1 Legal and enforcement framework

1.1 What regulatory regimes and codes of practice primarily govern environmental, social and governance (ESG) regulation and implementation in your jurisdiction?

The United States has a federal system of government, which means that laws and regulations can be made at the federal level for nationwide coverage, or by states and local governments for more site-specific coverage. Currently, no comprehensive federal or state framework exists that regulates ESG; instead, a patchwork of federal and state laws and practices govern ESG activities and, in some cases, require disclosure of ESG risks and risk mitigation:

  • The US Securities and Exchange Commission (SEC), which regulates the sale and distribution of securities in the United States, requires public companies to disclose 'material' financial risks. The SEC has issued guidance confirming that ESG risks – including climate change, human capital, and cybersecurity issues – may trigger these disclosure obligations. Reporting companies may have liability if the disclosures they make are considered misleading. In March 2022, the SEC proposed comprehensive rules governing disclosure of public companies' climate change risks and greenhouse gas (GHG) emissions ('proposed SEC rules') aligned with existing disclosure frameworks that would require registrants, among other things, to measure and manage GHG emissions from operations, value chains and mitigation actions. As of the date of publication, the proposed SEC rules remain subject to public comment and have not been finalised.
  • The Federal Trade Commission (FTC) prohibits deceptive marketing, including marketing related to companies' ESG initiatives.
  • The Financial Stability Oversight Council, composed of the heads of the top US financial agencies, has identified climate change as a threat to US financial stability and recommended steps for an orderly transition to a net-zero economy.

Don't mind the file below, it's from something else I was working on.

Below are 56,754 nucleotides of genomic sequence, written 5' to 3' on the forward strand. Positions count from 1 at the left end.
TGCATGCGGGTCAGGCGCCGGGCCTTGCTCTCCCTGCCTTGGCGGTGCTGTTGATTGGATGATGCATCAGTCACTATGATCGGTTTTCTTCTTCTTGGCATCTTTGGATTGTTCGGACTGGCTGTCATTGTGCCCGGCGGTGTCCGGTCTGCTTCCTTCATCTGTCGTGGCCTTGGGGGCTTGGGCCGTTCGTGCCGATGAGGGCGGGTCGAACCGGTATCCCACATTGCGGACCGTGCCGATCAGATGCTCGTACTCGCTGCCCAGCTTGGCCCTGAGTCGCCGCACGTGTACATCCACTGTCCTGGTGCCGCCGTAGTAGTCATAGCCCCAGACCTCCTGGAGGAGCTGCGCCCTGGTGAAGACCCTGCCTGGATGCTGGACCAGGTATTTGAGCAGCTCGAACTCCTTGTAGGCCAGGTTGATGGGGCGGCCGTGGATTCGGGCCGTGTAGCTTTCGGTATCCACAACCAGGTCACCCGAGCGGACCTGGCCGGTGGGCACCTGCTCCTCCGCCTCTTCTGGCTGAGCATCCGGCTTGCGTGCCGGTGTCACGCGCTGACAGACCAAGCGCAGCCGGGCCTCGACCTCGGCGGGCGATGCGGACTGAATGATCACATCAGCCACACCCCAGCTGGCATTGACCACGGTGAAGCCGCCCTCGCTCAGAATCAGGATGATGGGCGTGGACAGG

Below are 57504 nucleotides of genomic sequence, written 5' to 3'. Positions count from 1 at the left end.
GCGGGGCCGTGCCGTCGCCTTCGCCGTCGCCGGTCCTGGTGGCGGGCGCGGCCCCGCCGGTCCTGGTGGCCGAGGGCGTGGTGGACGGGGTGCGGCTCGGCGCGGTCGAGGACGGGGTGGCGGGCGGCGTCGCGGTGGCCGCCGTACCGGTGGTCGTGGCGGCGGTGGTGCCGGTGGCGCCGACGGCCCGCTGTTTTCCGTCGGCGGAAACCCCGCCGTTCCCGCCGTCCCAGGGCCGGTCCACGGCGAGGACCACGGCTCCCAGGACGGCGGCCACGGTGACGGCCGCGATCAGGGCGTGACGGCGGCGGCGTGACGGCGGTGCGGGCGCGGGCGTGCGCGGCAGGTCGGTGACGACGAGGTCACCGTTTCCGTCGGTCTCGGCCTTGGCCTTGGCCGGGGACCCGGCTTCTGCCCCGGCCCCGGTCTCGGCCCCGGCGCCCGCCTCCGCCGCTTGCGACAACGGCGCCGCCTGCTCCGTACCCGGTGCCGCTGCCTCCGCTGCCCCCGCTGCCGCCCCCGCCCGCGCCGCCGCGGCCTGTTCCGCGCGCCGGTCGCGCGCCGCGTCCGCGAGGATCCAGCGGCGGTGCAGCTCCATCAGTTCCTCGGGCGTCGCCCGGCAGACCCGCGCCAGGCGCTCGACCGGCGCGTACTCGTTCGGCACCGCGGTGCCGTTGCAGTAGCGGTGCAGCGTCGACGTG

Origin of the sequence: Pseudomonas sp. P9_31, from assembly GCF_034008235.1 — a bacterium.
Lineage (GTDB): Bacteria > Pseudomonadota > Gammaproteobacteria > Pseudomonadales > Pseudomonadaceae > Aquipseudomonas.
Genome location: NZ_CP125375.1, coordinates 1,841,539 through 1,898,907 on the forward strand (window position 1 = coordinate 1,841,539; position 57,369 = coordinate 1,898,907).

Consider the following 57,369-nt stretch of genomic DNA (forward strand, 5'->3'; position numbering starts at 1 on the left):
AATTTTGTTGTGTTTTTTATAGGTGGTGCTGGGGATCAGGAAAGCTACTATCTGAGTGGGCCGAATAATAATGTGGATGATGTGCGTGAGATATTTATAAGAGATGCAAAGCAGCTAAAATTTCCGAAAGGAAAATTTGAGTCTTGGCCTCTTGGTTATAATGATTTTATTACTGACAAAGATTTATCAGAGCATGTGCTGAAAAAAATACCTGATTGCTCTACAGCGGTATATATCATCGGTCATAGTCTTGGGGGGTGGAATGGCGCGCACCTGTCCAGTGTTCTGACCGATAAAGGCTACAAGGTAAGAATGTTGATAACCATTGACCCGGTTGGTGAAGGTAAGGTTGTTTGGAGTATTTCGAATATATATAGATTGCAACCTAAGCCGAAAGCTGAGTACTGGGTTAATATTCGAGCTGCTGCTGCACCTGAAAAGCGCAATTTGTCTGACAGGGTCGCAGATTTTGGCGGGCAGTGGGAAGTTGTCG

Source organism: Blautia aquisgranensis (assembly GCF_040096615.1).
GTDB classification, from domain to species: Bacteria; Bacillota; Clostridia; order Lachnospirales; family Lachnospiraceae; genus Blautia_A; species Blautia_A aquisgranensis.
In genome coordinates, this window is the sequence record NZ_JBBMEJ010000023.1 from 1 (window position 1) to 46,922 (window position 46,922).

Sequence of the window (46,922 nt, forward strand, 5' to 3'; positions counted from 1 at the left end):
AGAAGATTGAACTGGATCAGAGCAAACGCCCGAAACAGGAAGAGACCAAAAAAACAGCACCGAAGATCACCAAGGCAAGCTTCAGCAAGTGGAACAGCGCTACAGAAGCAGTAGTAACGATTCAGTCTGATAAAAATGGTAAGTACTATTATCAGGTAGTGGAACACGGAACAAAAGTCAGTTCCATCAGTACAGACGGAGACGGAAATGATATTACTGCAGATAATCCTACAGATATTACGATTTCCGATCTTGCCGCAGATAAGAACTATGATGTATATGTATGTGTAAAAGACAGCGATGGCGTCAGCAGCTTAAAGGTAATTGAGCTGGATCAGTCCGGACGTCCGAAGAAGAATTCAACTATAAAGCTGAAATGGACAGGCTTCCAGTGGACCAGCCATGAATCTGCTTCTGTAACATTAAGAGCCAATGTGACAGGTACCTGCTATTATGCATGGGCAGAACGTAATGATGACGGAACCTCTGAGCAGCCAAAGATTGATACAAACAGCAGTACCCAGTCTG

State and local governments also drive ESG risk management, disclosure and enforcement, using state consumer protection laws and specific ESG-related disclosure requirements for organisations registered or doing business in their jurisdictions. For example:

  • California's Unfair Competition Law protects the public against false advertising of environmental impact claims by limiting the circumstances in which an organisation can claim that its products are 'biodegradable', 'compostable', or 'sustainably sourced'; and
  • Illinois' Business Corporation Act requires public corporations headquartered in Illinois to include diversity information about their boards of directors and policies and practices for promoting board diversity in annual public reports.

State laws regulating the creation and structure of corporations, partnerships and other business entities and a corporation's governance choices also affect a corporate entity's ESG obligations and duties. For example, under Delaware law (and other US states) and the well-established business judgement rule, the board of a traditional Delaware corporation has a duty to advance stockholder value. While a Delaware corporation board can consider various interests and constituencies, the board's decisions must ultimately tie to promoting and protecting stockholder value. Alternatively, eligible public or private companies may also voluntarily seek certified B Corp status. Certified B Corp corporations must measure their ESG performance through impact assessments, which include measuring their impact on employees, consumers, community and governance. The ESG reports are then assessed against a third-party standard.